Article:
Friday, October 25, 2019

⛪ .. Why Do You Not Judge .. .⛪ 1

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Silence Is a Language God Can Speak

Too often our prayers are projections of our own needs and desires and we give God little room to enter into the conversation. Talking all the time to God without ever listening is like a phone conversation with constant static; it is deafening to God. Silence is a language God can speak without being constantly interrupted because God is a mystery of incomprehensible love, and love speaks for itself. If we could really be attentive to the mystery of God in our lives we would realize that God is both beyond our thoughts and imaginations (although these can bring us closer to God) and very near to us. God is a mystery of silence and intimacy. God is incomprehensible and ineffable, far beyond our wildest imaginations, yet nearer to each of us than we are to ourselves.

—from the book The Humility of God: A Franciscan Perspective by Ilia Delio, OSF


† Saint Quote
"Many live like angels in the midst of the world. Why not you?"
— St. Josemaria Escriva

"Many beginners, delighting in the sweetness and joy of their spiritual occupations, strive after spiritual sweetness rather than after purity and discretion, which is that which God regards and accepts in the whole course of the spiritual way. For this reason, over and above their imperfection in seeking after sweetness in devotion, that spirit of gluttony, which has taken possession of them, forces them to overstep the limits of moderation, within which virtue is acquired and consists. . . Inasmuch then as all extremes are vicious, and as in this course of conduct men follow their own will, the consequences are that they grow in vice and not in virtue; at least they minister to their spiritual gluttony and pride, for they do not walk in the way of obedience."
— St. John of the Cross, p. 26
Dark Night of the Soul

"Moreover I saw under the sun that in the place of justice, wickedness was there, and in the place of righteousness, wickedness was there as well. I said in my heart, God will judge the righteous and the wicked, for he has appointed a time for every matter, and for every work."
Ecclesiastes 3:16-17


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Sts. Crispin and Crispinian (d. 286 A.D.) were brothers, believed to be twins, from a noble Roman family. They were Christians and went as missionaries into Gaul (present-day France). Taking the Apostle St. Paul as their example, they earned their living through a trade, dividing their time between ministry and work. Their craft was shoe-making, and because they asked little pay for their shoes they were loved and esteemed by all. Crispin and Crispinian used their work as an opportunity to share the Christian faith with the pagans they encountered, and many were converted through their witness. During the persecution of the Roman Emperor Diocletian they were denounced as Christians and brought before the co-emperor, Maximanus Herculius. The emperor tried to persuade them to abandon their faith with promises and threats, but to no effect. The brothers were then given over to the governor who was notorious for his cruelty. They were stretched on the rack, their flesh was cut, and awls were driven under their fingernails. They were then thrown into a river with a millstone tied to their necks, but they both miraculously survived and swam back to shore. They were caught and finally beheaded. Crispin and Crispinian are the patron saints of shoemakers, saddlers, and tanners. Their feast, known as St. Crispin's Day, is October 25th.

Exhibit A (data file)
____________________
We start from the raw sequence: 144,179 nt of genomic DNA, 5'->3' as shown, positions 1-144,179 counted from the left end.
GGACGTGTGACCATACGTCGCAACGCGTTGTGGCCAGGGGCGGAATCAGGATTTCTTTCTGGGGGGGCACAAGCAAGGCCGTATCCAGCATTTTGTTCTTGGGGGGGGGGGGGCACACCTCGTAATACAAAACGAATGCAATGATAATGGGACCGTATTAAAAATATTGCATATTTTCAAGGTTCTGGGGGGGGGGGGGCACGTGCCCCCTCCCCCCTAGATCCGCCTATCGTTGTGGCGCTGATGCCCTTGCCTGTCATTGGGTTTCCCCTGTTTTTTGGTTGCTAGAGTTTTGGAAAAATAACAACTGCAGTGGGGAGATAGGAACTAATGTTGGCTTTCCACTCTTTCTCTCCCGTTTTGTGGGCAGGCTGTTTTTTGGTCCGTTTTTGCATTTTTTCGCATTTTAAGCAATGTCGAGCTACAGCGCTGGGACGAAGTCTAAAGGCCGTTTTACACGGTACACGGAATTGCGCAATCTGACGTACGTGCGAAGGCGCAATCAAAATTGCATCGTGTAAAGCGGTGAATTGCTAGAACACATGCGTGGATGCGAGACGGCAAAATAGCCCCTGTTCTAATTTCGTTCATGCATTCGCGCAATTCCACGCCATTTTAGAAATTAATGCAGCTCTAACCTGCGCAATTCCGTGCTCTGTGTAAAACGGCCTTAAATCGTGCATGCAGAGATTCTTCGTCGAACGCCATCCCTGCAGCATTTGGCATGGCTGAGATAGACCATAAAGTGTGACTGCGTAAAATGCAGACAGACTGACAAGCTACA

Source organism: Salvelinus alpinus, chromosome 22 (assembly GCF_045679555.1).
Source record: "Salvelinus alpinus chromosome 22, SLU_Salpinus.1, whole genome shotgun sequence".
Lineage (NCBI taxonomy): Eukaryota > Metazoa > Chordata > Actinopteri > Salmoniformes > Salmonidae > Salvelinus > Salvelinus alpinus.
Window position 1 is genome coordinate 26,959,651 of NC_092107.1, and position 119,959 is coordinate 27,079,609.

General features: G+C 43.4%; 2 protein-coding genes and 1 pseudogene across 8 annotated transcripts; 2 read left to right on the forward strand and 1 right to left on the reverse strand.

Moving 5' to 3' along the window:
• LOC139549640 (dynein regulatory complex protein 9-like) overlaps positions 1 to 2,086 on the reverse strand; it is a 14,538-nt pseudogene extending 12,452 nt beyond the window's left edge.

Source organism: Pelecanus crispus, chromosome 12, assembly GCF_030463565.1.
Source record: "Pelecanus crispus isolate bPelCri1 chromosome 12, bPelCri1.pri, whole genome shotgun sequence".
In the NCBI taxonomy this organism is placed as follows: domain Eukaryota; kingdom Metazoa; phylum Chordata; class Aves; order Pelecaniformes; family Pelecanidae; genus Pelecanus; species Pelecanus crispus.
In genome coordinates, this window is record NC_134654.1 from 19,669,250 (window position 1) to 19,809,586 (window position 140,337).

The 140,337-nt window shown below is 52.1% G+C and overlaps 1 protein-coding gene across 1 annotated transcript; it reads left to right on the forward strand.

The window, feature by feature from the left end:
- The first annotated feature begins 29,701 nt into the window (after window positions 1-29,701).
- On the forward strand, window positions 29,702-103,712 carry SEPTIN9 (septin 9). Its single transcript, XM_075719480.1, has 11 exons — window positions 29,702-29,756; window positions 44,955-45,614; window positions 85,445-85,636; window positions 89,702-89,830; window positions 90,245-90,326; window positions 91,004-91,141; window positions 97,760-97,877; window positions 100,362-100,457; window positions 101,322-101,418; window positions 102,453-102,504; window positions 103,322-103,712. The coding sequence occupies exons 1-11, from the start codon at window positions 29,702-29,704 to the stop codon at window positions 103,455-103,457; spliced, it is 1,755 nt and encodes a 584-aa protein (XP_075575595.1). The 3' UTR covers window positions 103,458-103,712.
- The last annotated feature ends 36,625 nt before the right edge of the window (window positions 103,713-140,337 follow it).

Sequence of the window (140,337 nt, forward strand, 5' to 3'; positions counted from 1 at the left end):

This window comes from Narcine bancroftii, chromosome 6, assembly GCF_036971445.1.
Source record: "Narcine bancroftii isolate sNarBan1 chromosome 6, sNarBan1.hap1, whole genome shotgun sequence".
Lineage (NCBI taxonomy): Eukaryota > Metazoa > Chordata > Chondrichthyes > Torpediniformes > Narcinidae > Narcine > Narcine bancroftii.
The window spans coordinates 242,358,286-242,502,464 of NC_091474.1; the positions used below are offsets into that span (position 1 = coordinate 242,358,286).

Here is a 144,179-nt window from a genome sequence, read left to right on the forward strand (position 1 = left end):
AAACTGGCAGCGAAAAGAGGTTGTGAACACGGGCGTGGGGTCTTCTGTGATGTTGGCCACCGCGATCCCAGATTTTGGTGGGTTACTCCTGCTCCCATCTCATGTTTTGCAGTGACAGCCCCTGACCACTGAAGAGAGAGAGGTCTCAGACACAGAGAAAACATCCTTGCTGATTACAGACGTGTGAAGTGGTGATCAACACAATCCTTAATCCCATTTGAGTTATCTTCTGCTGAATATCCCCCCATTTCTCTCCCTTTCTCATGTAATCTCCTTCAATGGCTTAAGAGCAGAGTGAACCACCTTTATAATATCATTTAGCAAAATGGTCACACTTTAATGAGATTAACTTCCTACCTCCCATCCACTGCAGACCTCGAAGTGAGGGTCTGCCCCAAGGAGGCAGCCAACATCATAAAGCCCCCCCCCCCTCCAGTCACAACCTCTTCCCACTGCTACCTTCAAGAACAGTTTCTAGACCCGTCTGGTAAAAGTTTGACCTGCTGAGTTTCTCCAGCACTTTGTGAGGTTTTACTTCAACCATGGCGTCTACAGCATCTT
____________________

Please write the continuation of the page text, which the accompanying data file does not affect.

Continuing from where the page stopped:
Friday of the Twenty-ninth Week in Ordinary Time
Lectionary: 477
Reading 1

Rom 7:18-25a

Brothers and sisters:
I know that good does not dwell in me, that is, in my flesh.
The willing is ready at hand, but doing the good is not.
For I do not do the good I want,
but I do the evil I do not want.
Now if I do what I do not want, it is no longer I who do it,
but sin that dwells in me.
So, then, I discover the principle
that when I want to do right, evil is at hand.
For I take delight in the law of God, in my inner self,
but I see in my members another principle
at war with the law of my mind,
taking me captive to the law of sin that dwells in my members.
Miserable one that I am!
Who will deliver me from this mortal body?
Thanks be to God through Jesus Christ our Lord.

Responsorial Psalm

pS 119:66, 68, 76, 77, 93, 94

R.(68b) Lord, teach me your statutes.
Teach me wisdom and knowledge,
for in your commands I trust.
R. Lord, teach me your statutes.
You are good and bountiful;
teach me your statutes.
R. Lord, teach me your statutes.